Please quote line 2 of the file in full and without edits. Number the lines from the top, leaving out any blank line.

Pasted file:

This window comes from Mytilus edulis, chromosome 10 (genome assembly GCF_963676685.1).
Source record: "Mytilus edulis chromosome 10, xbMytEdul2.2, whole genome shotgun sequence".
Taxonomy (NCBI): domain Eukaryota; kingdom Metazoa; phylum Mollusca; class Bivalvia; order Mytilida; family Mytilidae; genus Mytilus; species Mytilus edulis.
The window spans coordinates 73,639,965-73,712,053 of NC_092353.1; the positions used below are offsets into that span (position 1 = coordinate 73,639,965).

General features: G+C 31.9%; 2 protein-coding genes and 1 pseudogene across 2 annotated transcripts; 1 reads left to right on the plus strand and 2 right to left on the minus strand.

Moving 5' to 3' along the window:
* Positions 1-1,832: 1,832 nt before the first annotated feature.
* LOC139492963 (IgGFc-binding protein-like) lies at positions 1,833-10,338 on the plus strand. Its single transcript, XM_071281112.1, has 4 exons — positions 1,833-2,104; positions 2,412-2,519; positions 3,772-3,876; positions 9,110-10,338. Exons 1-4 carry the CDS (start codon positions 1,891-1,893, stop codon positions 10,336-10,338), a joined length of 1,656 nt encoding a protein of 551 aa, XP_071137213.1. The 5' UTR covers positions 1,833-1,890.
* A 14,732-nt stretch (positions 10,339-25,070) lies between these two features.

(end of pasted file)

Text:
Source record: "Mytilus edulis chromosome 10, xbMytEdul2.2, whole genome shotgun sequence".